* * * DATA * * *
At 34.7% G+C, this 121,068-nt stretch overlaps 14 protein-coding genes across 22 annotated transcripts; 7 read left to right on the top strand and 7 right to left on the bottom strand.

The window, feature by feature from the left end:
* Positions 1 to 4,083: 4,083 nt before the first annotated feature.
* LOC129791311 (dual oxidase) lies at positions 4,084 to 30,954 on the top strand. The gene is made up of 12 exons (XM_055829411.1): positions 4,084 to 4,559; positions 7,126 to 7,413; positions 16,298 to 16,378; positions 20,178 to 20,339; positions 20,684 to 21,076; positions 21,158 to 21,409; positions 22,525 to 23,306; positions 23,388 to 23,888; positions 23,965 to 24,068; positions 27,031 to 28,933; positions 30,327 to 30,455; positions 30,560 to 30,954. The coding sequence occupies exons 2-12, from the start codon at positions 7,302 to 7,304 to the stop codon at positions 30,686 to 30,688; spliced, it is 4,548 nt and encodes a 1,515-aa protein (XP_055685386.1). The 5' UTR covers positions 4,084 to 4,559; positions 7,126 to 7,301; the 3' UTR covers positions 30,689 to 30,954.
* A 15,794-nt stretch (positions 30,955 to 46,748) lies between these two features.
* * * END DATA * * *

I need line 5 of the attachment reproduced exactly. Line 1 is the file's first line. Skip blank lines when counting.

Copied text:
* A 15,794-nt stretch (positions 30,955 to 46,748) lies between these two features.